Open Inguinal Hernia Repair (Herniorrhaphy, Hernioplasty)
For open hernia repair surgery, a single long incision is made in the groin. If the hernia is bulging out of the abdominal wall (a direct hernia), the bulge is pushed back into place. If the hernia is going down the inguinal canal (indirect), the hernia sac is either pushed back or tied off and removed.
The weak spot in the muscle wall—where the hernia bulges through—traditionally has been repaired by sewing the edges of healthy muscle tissue together (herniorrhaphy). This is appropriate for smaller hernias that have been present since birth (indirect hernias) and for healthy tissues, where it is possible to use stitches without adding stress on the tissue. But the surgical approach varies depending on the area of muscle wall to be repaired and the surgeon's preference.
Mesh patches of synthetic material are now being widely used to repair hernias (hernioplasty). This is especially true for hernias that recur and for large hernias. Patches are sewn over the weakened area in the abdominal wall after the hernia is pushed back into place. The patch decreases the tension on the weakened abdominal wall, reducing the risk that a hernia will recur.
What To Expect After Surgery
Most people who have open hernia repair surgery are able to go home the same day. Recovery time is about 3 weeks.
You most likely can return to light activity after 3 weeks. Strenuous exercise should wait until after 6 weeks of recovery.
Don't do anything that causes pain. You'll probably be able to drive again in about 2 weeks or when you have no pain in your groin. You can have sexual intercourse in about 3 weeks.
Swelling over the incision is common after hernia surgery. It doesn't mean that the surgery was unsuccessful. Placing an ice pack on the incision during the first 24 hours helps reduce swelling. Call your doctor if you have any of these symptoms:
- The incision is noticeably warm and red.
- A testicle is hard and swollen.
- Your wound is bleeding through your bandage.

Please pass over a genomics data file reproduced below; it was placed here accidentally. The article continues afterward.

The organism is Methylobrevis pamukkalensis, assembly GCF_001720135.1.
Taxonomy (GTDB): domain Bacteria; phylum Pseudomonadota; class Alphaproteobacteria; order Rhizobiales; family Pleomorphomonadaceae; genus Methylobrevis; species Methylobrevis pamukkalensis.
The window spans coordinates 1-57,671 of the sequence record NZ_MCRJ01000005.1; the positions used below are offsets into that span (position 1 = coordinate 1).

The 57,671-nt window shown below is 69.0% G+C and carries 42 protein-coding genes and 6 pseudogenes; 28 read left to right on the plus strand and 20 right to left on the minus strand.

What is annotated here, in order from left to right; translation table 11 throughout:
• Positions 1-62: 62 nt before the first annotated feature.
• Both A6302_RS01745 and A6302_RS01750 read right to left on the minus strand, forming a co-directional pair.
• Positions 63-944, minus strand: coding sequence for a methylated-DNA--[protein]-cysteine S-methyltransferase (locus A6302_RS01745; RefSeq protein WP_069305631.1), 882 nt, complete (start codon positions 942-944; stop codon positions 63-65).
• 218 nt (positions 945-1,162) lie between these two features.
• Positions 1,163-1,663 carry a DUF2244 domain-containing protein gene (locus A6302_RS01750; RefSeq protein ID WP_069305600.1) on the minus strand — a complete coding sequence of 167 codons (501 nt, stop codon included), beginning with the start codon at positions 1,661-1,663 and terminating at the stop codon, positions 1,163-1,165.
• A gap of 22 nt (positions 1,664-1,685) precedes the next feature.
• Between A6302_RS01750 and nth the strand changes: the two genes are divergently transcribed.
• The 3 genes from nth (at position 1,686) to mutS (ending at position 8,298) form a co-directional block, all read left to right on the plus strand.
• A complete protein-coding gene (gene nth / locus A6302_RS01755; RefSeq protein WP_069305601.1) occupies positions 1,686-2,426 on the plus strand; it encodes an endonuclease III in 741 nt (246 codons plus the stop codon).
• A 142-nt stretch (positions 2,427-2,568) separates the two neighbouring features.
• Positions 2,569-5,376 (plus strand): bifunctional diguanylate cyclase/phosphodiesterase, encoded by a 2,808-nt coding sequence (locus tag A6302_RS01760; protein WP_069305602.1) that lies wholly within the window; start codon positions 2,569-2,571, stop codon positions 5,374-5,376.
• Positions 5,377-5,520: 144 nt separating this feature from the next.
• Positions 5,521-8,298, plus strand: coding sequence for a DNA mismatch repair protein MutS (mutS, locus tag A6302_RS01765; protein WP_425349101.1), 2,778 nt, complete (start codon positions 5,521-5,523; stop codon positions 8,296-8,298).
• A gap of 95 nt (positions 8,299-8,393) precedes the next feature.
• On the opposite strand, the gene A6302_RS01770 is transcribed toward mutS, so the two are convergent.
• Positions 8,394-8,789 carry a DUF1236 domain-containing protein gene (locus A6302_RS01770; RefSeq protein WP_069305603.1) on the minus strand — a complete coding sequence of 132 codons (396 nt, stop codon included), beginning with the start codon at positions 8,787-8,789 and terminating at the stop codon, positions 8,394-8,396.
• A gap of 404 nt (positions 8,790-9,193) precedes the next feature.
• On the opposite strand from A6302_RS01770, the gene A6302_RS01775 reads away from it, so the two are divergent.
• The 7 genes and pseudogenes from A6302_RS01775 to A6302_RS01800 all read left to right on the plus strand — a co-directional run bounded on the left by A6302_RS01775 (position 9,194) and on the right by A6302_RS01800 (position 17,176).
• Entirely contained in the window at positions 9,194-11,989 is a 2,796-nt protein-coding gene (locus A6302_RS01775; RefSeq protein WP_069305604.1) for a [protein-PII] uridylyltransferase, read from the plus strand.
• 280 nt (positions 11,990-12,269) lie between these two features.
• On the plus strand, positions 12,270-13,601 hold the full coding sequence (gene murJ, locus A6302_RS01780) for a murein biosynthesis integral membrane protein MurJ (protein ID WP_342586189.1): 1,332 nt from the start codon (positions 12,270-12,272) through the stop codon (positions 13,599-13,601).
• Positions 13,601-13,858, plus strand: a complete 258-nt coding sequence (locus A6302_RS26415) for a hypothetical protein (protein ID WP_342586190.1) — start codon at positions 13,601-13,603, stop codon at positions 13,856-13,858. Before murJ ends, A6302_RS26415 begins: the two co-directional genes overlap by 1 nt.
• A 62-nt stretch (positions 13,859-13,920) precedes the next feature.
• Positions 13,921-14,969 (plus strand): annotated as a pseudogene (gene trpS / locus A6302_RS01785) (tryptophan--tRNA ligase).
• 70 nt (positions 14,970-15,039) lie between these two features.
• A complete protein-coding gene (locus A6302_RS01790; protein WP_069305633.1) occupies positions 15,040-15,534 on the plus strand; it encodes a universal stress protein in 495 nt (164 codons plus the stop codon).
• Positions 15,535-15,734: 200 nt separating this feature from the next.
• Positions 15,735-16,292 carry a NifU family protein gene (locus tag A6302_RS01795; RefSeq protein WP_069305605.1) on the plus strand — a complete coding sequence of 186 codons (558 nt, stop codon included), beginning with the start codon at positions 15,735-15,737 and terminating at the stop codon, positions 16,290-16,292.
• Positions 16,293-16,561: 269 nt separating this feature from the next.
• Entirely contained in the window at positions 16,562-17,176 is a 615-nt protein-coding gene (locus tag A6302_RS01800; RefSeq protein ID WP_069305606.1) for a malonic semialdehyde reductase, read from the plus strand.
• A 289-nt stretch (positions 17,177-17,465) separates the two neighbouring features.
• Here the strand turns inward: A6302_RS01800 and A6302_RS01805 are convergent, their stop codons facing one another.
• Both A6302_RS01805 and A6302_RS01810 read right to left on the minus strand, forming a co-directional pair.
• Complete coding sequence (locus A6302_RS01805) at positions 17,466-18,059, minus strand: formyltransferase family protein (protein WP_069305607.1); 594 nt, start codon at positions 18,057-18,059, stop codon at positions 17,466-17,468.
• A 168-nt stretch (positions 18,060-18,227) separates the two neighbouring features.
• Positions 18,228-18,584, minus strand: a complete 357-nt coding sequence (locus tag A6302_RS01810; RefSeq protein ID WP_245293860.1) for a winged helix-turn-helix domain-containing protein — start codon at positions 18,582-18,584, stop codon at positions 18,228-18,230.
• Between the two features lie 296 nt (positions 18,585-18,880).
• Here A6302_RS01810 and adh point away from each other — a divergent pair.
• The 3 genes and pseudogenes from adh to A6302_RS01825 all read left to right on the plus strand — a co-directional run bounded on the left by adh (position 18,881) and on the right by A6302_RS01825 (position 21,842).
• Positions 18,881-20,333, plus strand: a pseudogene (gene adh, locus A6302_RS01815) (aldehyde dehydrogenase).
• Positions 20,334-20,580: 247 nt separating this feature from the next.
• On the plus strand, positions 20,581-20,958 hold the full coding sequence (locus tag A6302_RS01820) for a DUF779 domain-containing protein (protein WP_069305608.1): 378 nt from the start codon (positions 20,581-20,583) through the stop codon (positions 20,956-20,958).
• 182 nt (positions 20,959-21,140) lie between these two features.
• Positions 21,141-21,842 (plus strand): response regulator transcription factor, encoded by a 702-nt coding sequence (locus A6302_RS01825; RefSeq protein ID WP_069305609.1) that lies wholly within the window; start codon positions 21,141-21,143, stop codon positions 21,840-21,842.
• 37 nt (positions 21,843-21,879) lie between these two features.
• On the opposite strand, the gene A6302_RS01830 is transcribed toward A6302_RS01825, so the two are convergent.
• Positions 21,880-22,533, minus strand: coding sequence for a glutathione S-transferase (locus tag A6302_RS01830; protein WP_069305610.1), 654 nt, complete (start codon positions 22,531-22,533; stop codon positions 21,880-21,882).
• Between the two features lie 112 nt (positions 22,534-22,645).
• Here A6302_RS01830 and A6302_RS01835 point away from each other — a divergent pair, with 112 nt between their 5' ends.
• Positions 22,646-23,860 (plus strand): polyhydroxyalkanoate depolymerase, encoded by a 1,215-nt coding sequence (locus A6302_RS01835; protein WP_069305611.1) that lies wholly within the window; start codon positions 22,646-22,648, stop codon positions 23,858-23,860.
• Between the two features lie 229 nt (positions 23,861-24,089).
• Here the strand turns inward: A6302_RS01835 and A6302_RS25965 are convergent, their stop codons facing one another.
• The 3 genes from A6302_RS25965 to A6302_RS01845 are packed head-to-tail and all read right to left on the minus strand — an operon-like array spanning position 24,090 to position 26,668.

- You have a fever.
Why It Is Done
Surgical repair is recommended for inguinal hernias that are causing pain or other symptoms and for hernias that are incarcerated or strangulated. Surgery is always recommended for inguinal hernias in children. Infants and children usually have open surgery to repair an inguinal hernia.
How Well It Works
Open surgery for inguinal hernia repair is safe. The recurrence rate (hernias that require two or more repairs) is low when open hernia repair is done by experienced surgeons using mesh patches. Synthetic patches are now widely used for hernia repair in both open and laparoscopic surgery.
The chance of a hernia coming back after open surgery ranges from 1 to 10 out of every 100 open surgeries done.1
Adults and children who have a hernia repair are at risk for:
- Reaction to anesthesia (main risk).
- Infection and bleeding at the site.
- Nerve damage, numbness of skin, loss of blood supply to scrotum or testicles resulting in testicular atrophy (all infrequent).
- Damage to the cord that carries sperm from the testicles to the penis (vas deferens), resulting in an inability to father children.
- Damage to the femoral artery or vein.
What To Think About
The following people need special preparation before surgery to reduce the risk of complications:
- Those with a history of blood clots in large blood vessels (deep vein thrombosis)
- Those taking large doses of aspirin
- Those taking anticoagulation medicines (such as warfarin or heparin)
Most inguinal hernia repair surgery on adults of all ages and healthy children is done on an outpatient basis. Outpatient surgery takes about 1 hour.
Open surgery is different from laparoscopic surgery for hernia repair in the following ways:
- An open surgery requires one larger incision instead of several small incisions.
- If hernias are on both sides, a second incision will be needed to fix the other hernia. Laparoscopic surgery allows the surgeon to repair both hernias without making more incisions.
- Open hernia repair can be done under general, spinal, or local anesthesia. Laparoscopic repair requires general anesthesia.
- Harmon JW, Wolfgang CL (2007). Hernias of the groin and abdominal wall. In NH Fiebach et al., eds., Principles of Ambulatory Medicine, 7th ed., pp. 1673–1681. Philadelphia: Lippincott Williams and Wilkins.
Other Works Consulted
- Society for Surgery of the Alimentary Tract (2006). SSAT patient care guidelines: Surgical repair of groin hernias. Available online: http://www.ssat.com/cgi-bin/hernia6.cgi.
Last Revised: January 12, 2012
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